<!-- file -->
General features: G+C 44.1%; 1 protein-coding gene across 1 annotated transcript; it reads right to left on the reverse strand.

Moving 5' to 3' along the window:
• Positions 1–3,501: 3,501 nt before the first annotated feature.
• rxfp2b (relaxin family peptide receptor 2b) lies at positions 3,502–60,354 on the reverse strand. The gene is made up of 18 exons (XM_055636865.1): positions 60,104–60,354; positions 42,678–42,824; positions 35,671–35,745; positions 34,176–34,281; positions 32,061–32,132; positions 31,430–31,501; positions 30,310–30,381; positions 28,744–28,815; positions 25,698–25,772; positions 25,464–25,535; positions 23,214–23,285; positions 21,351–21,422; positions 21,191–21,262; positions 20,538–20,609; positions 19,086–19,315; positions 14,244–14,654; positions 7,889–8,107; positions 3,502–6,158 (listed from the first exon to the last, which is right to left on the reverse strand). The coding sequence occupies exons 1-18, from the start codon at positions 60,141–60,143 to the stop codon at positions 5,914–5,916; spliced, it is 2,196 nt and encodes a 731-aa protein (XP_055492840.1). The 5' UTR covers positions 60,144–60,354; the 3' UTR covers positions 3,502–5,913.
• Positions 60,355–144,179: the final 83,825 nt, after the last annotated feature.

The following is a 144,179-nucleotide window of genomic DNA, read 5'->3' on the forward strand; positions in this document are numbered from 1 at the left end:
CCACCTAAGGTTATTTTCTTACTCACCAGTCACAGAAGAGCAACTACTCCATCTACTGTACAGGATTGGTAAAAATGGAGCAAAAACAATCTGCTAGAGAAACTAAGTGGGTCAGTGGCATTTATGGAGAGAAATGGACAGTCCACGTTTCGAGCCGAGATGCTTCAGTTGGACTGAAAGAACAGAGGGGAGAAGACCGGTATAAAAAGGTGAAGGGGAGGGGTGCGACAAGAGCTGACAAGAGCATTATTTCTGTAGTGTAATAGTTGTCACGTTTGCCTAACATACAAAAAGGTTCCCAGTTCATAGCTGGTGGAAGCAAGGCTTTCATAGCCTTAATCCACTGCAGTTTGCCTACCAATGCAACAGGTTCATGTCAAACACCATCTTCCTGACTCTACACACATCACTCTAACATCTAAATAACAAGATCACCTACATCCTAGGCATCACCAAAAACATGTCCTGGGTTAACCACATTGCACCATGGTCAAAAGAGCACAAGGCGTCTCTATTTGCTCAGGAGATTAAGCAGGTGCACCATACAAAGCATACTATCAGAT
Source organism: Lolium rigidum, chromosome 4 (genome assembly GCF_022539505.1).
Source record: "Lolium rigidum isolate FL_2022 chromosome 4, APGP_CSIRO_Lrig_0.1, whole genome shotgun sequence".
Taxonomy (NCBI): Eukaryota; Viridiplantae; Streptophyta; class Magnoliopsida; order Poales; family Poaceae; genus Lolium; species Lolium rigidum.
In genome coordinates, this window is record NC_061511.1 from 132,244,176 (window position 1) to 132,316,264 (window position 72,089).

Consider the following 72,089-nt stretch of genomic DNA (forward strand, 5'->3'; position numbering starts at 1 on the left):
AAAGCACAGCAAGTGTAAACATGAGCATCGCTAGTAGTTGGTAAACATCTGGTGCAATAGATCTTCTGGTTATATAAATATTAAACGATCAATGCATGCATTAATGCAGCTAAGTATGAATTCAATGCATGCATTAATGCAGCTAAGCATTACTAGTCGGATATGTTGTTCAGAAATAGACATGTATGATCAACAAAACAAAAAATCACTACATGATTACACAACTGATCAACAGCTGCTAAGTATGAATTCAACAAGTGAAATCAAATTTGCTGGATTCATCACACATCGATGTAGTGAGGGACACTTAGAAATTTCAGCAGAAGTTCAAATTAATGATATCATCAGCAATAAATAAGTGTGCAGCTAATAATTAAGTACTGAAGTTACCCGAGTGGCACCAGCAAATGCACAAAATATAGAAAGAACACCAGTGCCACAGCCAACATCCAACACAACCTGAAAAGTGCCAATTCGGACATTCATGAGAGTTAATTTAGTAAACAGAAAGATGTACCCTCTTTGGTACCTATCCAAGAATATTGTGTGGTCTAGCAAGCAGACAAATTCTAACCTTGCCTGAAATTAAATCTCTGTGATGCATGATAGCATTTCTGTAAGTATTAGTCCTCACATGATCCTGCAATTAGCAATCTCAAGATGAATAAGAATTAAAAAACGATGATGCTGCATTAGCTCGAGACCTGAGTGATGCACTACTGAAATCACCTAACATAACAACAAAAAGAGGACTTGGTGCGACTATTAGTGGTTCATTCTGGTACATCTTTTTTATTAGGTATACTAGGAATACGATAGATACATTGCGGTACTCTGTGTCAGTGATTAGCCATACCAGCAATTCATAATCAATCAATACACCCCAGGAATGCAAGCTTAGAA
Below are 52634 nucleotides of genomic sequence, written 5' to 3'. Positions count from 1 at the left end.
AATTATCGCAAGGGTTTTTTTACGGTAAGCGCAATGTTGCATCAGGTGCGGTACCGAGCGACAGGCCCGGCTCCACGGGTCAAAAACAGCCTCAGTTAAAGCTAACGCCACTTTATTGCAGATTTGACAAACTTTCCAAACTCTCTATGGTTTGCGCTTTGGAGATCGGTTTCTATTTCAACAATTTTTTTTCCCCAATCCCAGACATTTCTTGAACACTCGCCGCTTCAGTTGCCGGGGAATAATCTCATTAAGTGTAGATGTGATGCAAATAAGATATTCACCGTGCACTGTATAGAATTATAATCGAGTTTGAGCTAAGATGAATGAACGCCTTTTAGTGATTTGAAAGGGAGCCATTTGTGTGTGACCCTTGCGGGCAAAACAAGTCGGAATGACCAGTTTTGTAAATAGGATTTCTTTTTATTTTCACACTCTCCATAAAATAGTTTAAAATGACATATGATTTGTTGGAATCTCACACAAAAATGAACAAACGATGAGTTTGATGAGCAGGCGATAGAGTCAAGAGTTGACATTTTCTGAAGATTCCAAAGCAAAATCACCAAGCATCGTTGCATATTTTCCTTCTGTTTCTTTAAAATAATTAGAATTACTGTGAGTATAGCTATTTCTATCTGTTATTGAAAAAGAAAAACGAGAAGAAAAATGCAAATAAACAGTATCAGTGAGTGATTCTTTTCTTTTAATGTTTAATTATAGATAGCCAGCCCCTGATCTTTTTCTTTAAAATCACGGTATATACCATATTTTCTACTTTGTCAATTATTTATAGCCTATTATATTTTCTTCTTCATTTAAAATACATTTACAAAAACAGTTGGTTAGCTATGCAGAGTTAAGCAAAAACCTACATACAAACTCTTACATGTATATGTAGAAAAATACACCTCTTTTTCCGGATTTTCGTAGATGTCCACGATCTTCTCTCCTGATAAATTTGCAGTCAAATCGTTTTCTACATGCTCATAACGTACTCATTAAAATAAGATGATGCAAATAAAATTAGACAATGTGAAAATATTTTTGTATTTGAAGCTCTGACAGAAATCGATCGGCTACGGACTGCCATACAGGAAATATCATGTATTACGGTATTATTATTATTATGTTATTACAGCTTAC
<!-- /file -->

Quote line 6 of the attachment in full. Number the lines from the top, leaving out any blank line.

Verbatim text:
The following is a 144,179-nucleotide window of genomic DNA, read 5'->3' on the forward strand; positions in this document are numbered from 1 at the left end: